, Volume 152, Issue 2, pp 259-273
Date: 11 Aug 2006

SSR analysis of chromosome 8 regions associated with aroma and cooked kernel elongation in Basmati rice

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Abstract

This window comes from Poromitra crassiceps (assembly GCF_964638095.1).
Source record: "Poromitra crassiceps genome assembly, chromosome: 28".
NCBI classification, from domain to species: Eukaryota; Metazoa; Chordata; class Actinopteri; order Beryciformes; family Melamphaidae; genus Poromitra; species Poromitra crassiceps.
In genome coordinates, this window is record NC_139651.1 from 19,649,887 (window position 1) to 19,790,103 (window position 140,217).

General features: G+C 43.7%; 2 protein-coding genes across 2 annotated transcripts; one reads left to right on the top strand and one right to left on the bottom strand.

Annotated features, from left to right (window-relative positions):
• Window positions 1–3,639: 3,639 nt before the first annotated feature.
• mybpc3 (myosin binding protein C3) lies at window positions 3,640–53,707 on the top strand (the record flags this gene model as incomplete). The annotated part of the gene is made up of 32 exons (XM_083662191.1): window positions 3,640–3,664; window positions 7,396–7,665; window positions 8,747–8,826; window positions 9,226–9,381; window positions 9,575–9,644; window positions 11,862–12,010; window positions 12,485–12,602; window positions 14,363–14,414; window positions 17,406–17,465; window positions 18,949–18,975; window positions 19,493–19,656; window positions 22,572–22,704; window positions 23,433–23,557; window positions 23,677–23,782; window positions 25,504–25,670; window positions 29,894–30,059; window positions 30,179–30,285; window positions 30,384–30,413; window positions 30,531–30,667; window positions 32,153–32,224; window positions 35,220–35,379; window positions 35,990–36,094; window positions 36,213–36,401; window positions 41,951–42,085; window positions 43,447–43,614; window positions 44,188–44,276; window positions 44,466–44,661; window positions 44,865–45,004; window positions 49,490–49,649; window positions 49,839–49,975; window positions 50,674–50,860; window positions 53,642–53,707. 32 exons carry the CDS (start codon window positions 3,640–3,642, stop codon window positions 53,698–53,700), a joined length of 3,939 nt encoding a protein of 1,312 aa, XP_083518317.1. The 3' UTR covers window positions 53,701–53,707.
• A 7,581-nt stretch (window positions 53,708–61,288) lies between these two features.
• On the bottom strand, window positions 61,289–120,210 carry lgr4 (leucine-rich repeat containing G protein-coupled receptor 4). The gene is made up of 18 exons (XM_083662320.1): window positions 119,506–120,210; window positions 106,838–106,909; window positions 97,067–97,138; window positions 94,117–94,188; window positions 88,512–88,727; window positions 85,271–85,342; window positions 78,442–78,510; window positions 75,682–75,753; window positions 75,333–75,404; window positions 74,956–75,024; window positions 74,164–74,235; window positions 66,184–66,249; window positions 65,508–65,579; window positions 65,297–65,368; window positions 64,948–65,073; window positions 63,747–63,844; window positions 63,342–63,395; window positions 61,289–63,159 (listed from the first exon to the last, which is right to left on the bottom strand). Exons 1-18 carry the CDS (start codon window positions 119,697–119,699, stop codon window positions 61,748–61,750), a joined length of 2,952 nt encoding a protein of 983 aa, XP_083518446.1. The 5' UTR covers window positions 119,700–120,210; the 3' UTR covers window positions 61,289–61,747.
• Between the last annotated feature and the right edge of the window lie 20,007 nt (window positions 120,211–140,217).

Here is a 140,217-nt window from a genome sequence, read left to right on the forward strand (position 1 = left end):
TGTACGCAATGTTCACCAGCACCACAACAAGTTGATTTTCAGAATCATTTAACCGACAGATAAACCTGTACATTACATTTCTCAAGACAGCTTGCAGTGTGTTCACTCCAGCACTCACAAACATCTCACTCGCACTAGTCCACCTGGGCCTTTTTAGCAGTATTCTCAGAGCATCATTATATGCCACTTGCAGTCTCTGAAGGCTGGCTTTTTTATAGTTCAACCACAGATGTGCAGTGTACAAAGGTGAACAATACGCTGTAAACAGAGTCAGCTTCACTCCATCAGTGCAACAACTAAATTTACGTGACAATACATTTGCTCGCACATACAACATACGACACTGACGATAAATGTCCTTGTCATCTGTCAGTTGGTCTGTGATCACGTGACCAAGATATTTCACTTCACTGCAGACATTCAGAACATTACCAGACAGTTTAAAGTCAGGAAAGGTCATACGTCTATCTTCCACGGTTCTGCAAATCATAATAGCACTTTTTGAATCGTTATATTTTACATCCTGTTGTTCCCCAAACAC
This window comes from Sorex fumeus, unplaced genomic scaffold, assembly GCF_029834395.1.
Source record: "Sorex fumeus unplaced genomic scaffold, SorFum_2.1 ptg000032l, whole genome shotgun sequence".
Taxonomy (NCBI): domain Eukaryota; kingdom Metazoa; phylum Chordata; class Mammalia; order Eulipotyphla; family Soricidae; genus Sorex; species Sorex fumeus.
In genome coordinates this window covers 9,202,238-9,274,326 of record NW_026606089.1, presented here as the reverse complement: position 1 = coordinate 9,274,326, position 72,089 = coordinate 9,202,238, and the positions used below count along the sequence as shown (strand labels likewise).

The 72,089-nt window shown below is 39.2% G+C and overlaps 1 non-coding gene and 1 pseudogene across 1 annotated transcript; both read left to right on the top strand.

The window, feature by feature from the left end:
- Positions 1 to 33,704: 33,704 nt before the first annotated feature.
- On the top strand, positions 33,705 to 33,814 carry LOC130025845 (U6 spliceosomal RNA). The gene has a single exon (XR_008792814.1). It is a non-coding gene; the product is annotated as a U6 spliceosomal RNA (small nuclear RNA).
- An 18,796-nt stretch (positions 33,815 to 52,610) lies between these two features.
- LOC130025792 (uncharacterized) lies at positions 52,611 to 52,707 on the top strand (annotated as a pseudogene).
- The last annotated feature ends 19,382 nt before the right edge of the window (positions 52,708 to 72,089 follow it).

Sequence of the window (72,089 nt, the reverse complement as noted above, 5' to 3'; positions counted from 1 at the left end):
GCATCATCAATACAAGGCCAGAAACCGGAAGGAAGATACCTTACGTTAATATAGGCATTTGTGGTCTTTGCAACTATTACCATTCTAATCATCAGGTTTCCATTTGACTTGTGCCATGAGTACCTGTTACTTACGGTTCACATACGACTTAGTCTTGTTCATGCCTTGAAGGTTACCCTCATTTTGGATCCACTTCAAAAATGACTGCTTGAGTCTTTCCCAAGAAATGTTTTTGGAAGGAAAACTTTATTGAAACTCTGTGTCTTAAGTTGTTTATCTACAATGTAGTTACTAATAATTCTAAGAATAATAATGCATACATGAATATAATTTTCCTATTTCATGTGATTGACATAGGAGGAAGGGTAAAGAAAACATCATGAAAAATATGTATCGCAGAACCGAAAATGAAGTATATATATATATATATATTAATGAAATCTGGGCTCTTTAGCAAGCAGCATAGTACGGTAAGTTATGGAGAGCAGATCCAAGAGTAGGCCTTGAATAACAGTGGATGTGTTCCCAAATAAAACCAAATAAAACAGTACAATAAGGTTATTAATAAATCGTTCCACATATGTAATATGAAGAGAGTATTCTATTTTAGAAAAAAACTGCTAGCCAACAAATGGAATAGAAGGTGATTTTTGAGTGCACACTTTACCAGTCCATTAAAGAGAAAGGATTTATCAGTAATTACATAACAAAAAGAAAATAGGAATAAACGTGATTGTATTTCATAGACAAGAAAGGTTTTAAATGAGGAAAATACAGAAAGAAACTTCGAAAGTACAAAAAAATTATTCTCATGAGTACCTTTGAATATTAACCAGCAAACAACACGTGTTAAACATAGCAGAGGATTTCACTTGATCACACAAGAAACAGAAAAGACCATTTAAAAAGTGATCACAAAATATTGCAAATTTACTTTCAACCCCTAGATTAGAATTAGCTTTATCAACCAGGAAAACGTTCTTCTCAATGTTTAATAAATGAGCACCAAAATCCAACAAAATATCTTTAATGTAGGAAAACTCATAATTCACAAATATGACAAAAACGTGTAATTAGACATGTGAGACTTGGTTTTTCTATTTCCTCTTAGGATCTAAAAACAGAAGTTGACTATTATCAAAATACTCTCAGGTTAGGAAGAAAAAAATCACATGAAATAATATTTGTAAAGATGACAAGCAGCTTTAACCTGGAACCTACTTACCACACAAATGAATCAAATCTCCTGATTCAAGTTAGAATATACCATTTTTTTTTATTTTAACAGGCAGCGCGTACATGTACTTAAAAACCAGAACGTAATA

Aroma and cooked kernel elongation (CKE) are the two most important quality traits, which differentiate the highly valued Basmati rice from other rice types. Previous studies on genetic analysis have shown that genes/QTLs for these two traits are linked and present on chromosome number 8. We have evaluated the genetic diversity in 33 rice genotypes representative of the traditional Basmati (TB), cross-bred Basmati derived from indica × Basmati rice crosses and non-Basmati (indica and japonica) rice varieties for chromosome number 8 using 26 SSR markers including a specific marker (SCU-SSR1) for RG28 locus; the results have been compared with whole genome based SSR allelic data. The 26 SSR markers (24 polymorphic and 2 monomorphic) amplified a total of 106 alleles; 21 of these alleles were detected to be unique, present in only one genotype. The number and size of the alleles, and polymorphism information content (PIC) values ranged between 1–8, 87–312 and 0–0.736 bp, respectively. SCU-SSR1 marker amplified a total of three alleles (128, 129 and 130 bp). All the TB varieties except Basmati 217 (129 bp) and 7/13 cross-bred Basmati varieties had the 130 bp allele. Alleles of 129 and 128 bp were present in majority of the indica and japonica varieties, respectively. The average pair-wise Jaccard similarity coefficients for TB, indica and japonica varieties were 0.512, 0.483 and 0.251, respectively. Average similarity coefficient between TB and japonica was higher (0.236) compared to that between TB and indicas (0.150). Genetic relationships as determined by Principal Component Analysis (PCA, NTSYS-pc), PowerMarker tree, and Structure analyses, clearly showed high-level differentiation between TB and indica rice varieties, which formed two distinct clusters. The cross-bred Basmati and japonica rice genotypes were placed between these two clusters. Basmati 217 and Ranbir Basmati were quite divergent from rest of the TB varieties. Some of cross-bred Basmati varieties including Super, CSR30 and kernel were closer to TB. Indica rice varieties, CSR10 (salt tolerant variety) and Pokkali (salt tolerant landrace) formed a separate distinct cluster. The Pritchard structure analysis divided the rice genotypes in four major sub-populations of TB, cross-bred Basmati, indica and japonica (including Ranbir Basmati and Basmati 217) rice varieties. Chromosome 8 data-set showed a positive correlation (Mantel test, r = 0.739) with the allelic data-set for 30 SSR markers well-distributed on 12 rice chromosomes indicating a higher level of similarity between the two. The study demonstrates the distinctness of TB from other rice types (indica and japonica) and also provides several novel markers for differentiation between TB rice supplies from cheaper cross-bred Basmati and long-grain non-Basmati varieties at commercial level.